House Spiders

by | May 9, 2014 | Single Family Home

There are about 3,000 species of spiders living in North America, however there are two in the Southwest of the United States that can be quite harmful if disturbed–these are the black widow and brown recluse spiders. Both are commonly seen within the home in Southern California. Other house spiders that are found locally, do not pose any threats, such as the jumping spider, the common house spider, the wolf spider, and the daddy long legs.

The black widow is easily identified by the red markings under their abdomen, whether it looks like an hourglass or a simple dot, staying away from these little critters is best. Black widows are comfortable in hot and dry weather and usually like to hide. They are often found in barns, outhouses and sheds; indoors, black widows prefer cluttered areas of garages, basements, and crawl spaces. Unlike the male, the female black widow is known to be aggressive, especially after laying or guarding her eggs. If a black widow bite occurs, symptoms include fever, increased blood pressure, sweating and nausea. Fatalities are unlikely as long as proper medical treatment is sought in a timely manner. To avoid black widow bites, reduce clutter in basements and garages and eliminate hiding spots. When spider webs are visible, use caution before touching the area with hands or feet.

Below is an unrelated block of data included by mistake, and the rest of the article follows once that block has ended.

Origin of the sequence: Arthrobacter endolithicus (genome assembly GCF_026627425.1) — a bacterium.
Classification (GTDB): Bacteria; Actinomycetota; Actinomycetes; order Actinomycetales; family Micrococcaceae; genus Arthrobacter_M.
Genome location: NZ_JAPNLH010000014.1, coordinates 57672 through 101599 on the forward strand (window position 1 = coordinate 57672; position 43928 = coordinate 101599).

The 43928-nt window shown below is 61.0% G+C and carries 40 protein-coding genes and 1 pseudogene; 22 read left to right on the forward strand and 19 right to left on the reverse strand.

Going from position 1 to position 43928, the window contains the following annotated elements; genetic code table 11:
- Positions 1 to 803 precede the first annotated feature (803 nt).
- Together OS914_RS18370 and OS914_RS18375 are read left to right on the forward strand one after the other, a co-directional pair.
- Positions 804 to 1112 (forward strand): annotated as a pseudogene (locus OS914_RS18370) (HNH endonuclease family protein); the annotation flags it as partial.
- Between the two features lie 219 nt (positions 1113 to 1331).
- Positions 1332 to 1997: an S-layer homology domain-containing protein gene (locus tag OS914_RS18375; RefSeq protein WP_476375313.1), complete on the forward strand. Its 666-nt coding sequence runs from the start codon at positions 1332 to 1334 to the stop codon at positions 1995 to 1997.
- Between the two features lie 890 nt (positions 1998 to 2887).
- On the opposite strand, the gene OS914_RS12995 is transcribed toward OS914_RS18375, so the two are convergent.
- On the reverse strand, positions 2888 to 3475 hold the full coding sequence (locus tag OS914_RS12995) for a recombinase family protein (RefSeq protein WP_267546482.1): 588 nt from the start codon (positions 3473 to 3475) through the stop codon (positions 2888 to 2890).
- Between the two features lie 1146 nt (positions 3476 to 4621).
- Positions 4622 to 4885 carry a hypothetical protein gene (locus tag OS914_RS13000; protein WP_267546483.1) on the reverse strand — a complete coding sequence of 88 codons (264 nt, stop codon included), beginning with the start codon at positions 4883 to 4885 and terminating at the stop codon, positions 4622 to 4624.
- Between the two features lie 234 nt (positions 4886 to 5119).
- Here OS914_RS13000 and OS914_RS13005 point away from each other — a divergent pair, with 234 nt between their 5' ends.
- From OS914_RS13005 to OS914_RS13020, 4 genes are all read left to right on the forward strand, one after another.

Brown recluse spiders are light to dark brown; they are identified by the dark brown violin marking on their back, and their legs are not hairy. Brown recluse spiders are nocturnal and spin irregular webs, which are used for a home rather than a trap to catch a meal. These spiders often live outdoors, but can also be seen indoors if an undisturbed area is found, such as attics, basements, and garages. Like the black widow, the brown recluse spider bites in defense, however both males and females will bite and inject venom if disturbed. Their bite is usually not felt but results in a stinging sensation followed by intense pain as long as six to eight hours later. A small blister usually develops and can turn into an open ulcer. As with the black widow bite, a brown recluse bite requires immediate medical attention. To avoid brown recluse spiders, do not leave clothing on the floor and shake out all clothing that has been in a hamper before wearing or washing.

Friendlier spiders that do not pose serious threats are simply looking for food. These spiders actually help get rid of other bothersome insects such as flies, other spiders, cockroaches, fleas, bed bugs, and silverfish. However, if a high number of these spiders are seen around your home it is best to contact a professional for help. If you notice black widows or brown recluses, contact a professional at Accurate Termite and Pest Control immediately for proper spider control.